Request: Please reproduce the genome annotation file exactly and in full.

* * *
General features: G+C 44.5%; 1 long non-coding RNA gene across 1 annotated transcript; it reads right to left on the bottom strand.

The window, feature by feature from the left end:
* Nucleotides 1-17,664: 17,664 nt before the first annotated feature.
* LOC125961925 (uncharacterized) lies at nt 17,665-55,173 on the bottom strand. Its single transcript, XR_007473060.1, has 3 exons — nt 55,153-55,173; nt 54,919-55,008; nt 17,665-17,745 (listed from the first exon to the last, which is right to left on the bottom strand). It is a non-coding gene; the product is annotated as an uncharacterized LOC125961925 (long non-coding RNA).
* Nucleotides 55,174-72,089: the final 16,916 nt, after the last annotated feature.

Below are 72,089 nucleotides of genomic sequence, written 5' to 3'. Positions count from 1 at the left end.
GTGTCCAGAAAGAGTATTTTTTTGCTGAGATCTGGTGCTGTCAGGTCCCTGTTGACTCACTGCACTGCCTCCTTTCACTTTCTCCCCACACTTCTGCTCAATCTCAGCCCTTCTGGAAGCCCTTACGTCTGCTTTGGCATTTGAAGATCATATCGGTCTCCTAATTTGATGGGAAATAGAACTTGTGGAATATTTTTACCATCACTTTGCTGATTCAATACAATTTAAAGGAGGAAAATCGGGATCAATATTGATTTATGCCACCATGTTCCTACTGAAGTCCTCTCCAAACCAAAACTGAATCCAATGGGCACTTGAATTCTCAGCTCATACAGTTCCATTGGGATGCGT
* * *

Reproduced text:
General features: G+C 44.5%; 1 long non-coding RNA gene across 1 annotated transcript; it reads right to left on the bottom strand.

The window, feature by feature from the left end:
* Nucleotides 1-17,664: 17,664 nt before the first annotated feature.
* LOC125961925 (uncharacterized) lies at nt 17,665-55,173 on the bottom strand. Its single transcript, XR_007473060.1, has 3 exons — nt 55,153-55,173; nt 54,919-55,008; nt 17,665-17,745 (listed from the first exon to the last, which is right to left on the bottom strand). It is a non-coding gene; the product is annotated as an uncharacterized LOC125961925 (long non-coding RNA).
* Nucleotides 55,174-72,089: the final 16,916 nt, after the last annotated feature.

Below are 72,089 nucleotides of genomic sequence, written 5' to 3'. Positions count from 1 at the left end.
GTGTCCAGAAAGAGTATTTTTTTGCTGAGATCTGGTGCTGTCAGGTCCCTGTTGACTCACTGCACTGCCTCCTTTCACTTTCTCCCCACACTTCTGCTCAATCTCAGCCCTTCTGGAAGCCCTTACGTCTGCTTTGGCATTTGAAGATCATATCGGTCTCCTAATTTGATGGGAAATAGAACTTGTGGAATATTTTTACCATCACTTTGCTGATTCAATACAATTTAAAGGAGGAAAATCGGGATCAATATTGATTTATGCCACCATGTTCCTACTGAAGTCCTCTCCAAACCAAAACTGAATCCAATGGGCACTTGAATTCTCAGCTCATACAGTTCCATTGGGATGCGT